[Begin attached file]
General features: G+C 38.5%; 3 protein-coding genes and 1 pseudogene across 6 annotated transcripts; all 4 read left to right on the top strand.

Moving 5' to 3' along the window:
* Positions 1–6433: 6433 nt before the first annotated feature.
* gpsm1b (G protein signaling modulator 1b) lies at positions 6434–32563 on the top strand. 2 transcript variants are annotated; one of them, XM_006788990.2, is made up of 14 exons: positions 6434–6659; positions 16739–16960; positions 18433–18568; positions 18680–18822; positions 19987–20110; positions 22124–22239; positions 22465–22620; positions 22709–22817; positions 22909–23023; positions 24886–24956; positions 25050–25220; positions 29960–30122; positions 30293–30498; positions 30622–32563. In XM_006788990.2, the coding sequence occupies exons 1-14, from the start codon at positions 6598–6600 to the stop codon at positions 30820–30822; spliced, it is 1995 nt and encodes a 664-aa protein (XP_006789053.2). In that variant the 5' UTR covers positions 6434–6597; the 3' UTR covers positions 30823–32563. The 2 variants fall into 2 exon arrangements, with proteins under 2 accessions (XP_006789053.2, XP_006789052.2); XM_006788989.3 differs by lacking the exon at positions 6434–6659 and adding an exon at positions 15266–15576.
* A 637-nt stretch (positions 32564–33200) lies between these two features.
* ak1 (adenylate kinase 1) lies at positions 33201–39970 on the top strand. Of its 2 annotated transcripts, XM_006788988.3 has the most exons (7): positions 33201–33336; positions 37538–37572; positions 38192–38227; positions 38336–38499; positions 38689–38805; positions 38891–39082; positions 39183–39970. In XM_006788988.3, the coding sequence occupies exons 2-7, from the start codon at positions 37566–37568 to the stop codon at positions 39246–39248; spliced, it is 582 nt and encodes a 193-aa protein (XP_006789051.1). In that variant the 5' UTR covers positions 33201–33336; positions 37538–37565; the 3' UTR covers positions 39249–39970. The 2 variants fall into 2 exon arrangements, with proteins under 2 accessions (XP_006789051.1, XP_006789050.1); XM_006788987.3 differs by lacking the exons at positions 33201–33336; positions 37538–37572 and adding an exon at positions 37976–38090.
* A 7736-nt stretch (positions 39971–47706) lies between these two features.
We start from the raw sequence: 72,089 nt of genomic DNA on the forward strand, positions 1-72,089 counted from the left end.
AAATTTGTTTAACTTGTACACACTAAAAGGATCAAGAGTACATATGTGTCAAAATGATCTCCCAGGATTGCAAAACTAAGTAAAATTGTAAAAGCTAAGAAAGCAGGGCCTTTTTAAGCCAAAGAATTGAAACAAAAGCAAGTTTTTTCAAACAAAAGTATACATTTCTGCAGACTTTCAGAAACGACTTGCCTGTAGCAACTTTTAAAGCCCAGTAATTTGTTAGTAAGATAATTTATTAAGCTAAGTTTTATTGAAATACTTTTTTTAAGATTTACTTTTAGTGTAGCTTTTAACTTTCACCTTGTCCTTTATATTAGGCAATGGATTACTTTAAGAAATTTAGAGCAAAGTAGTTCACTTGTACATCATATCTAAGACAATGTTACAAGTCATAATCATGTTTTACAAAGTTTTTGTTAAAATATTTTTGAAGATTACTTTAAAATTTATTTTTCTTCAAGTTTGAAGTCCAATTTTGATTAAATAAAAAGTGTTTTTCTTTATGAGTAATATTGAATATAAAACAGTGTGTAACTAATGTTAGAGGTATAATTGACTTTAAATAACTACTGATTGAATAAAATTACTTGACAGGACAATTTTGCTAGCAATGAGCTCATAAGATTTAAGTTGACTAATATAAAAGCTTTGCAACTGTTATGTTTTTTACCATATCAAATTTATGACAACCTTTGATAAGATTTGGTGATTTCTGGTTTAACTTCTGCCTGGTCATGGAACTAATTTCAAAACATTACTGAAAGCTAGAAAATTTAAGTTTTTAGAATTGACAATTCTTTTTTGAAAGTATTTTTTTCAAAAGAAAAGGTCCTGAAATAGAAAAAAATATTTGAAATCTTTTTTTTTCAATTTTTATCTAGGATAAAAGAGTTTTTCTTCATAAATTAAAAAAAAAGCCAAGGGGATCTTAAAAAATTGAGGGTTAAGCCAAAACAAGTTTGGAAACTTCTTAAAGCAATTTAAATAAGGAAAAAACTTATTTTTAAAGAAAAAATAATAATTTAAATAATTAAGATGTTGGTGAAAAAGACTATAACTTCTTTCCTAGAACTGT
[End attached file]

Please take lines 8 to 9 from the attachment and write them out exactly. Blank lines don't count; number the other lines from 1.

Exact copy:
We start from the raw sequence: 72,089 nt of genomic DNA on the forward strand, positions 1-72,089 counted from the left end.
AAATTTGTTTAACTTGTACACACTAAAAGGATCAAGAGTACATATGTGTCAAAATGATCTCCCAGGATTGCAAAACTAAGTAAAATTGTAAAAGCTAAGAAAGCAGGGCCTTTTTAAGCCAAAGAATTGAAACAAAAGCAAGTTTTTTCAAACAAAAGTATACATTTCTGCAGACTTTCAGAAACGACTTGCCTGTAGCAACTTTTAAAGCCCAGTAATTTGTTAGTAAGATAATTTATTAAGCTAAGTTTTATTGAAATACTTTTTTTAAGATTTACTTTTAGTGTAGCTTTTAACTTTCACCTTGTCCTTTATATTAGGCAATGGATTACTTTAAGAAATTTAGAGCAAAGTAGTTCACTTGTACATCATATCTAAGACAATGTTACAAGTCATAATCATGTTTTACAAAGTTTTTGTTAAAATATTTTTGAAGATTACTTTAAAATTTATTTTTCTTCAAGTTTGAAGTCCAATTTTGATTAAATAAAAAGTGTTTTTCTTTATGAGTAATATTGAATATAAAACAGTGTGTAACTAATGTTAGAGGTATAATTGACTTTAAATAACTACTGATTGAATAAAATTACTTGACAGGACAATTTTGCTAGCAATGAGCTCATAAGATTTAAGTTGACTAATATAAAAGCTTTGCAACTGTTATGTTTTTTACCATATCAAATTTATGACAACCTTTGATAAGATTTGGTGATTTCTGGTTTAACTTCTGCCTGGTCATGGAACTAATTTCAAAACATTACTGAAAGCTAGAAAATTTAAGTTTTTAGAATTGACAATTCTTTTTTGAAAGTATTTTTTTCAAAAGAAAAGGTCCTGAAATAGAAAAAAATATTTGAAATCTTTTTTTTTCAATTTTTATCTAGGATAAAAGAGTTTTTCTTCATAAATTAAAAAAAAAGCCAAGGGGATCTTAAAAAATTGAGGGTTAAGCCAAAACAAGTTTGGAAACTTCTTAAAGCAATTTAAATAAGGAAAAAACTTATTTTTAAAGAAAAAATAATAATTTAAATAATTAAGATGTTGGTGAAAAAGACTATAACTTCTTTCCTAGAACTGT